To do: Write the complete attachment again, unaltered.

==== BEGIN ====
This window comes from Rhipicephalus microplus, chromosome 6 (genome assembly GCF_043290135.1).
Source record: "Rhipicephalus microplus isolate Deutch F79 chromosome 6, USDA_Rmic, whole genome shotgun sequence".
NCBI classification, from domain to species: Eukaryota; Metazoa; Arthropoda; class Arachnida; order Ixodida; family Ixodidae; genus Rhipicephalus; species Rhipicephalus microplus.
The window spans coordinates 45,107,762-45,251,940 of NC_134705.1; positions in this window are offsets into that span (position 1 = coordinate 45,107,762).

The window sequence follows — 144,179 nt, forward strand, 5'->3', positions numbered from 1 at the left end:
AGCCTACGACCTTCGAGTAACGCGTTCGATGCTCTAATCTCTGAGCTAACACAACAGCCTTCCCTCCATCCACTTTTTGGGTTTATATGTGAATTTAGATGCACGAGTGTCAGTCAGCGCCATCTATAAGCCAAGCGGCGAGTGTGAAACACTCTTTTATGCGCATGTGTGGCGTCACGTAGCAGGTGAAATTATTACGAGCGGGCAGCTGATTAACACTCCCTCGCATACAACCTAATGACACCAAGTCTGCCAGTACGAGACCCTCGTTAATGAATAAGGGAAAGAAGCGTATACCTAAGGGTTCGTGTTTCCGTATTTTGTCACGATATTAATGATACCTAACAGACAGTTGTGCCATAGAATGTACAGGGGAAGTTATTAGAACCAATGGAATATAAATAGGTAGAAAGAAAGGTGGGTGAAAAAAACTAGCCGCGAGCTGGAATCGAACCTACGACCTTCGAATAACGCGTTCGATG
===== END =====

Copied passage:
This window comes from Rhipicephalus microplus, chromosome 6 (genome assembly GCF_043290135.1).
Source record: "Rhipicephalus microplus isolate Deutch F79 chromosome 6, USDA_Rmic, whole genome shotgun sequence".
NCBI classification, from domain to species: Eukaryota; Metazoa; Arthropoda; class Arachnida; order Ixodida; family Ixodidae; genus Rhipicephalus; species Rhipicephalus microplus.
The window spans coordinates 45,107,762-45,251,940 of NC_134705.1; positions in this window are offsets into that span (position 1 = coordinate 45,107,762).

The window sequence follows — 144,179 nt, forward strand, 5'->3', positions numbered from 1 at the left end:
AGCCTACGACCTTCGAGTAACGCGTTCGATGCTCTAATCTCTGAGCTAACACAACAGCCTTCCCTCCATCCACTTTTTGGGTTTATATGTGAATTTAGATGCACGAGTGTCAGTCAGCGCCATCTATAAGCCAAGCGGCGAGTGTGAAACACTCTTTTATGCGCATGTGTGGCGTCACGTAGCAGGTGAAATTATTACGAGCGGGCAGCTGATTAACACTCCCTCGCATACAACCTAATGACACCAAGTCTGCCAGTACGAGACCCTCGTTAATGAATAAGGGAAAGAAGCGTATACCTAAGGGTTCGTGTTTCCGTATTTTGTCACGATATTAATGATACCTAACAGACAGTTGTGCCATAGAATGTACAGGGGAAGTTATTAGAACCAATGGAATATAAATAGGTAGAAAGAAAGGTGGGTGAAAAAAACTAGCCGCGAGCTGGAATCGAACCTACGACCTTCGAATAACGCGTTCGATG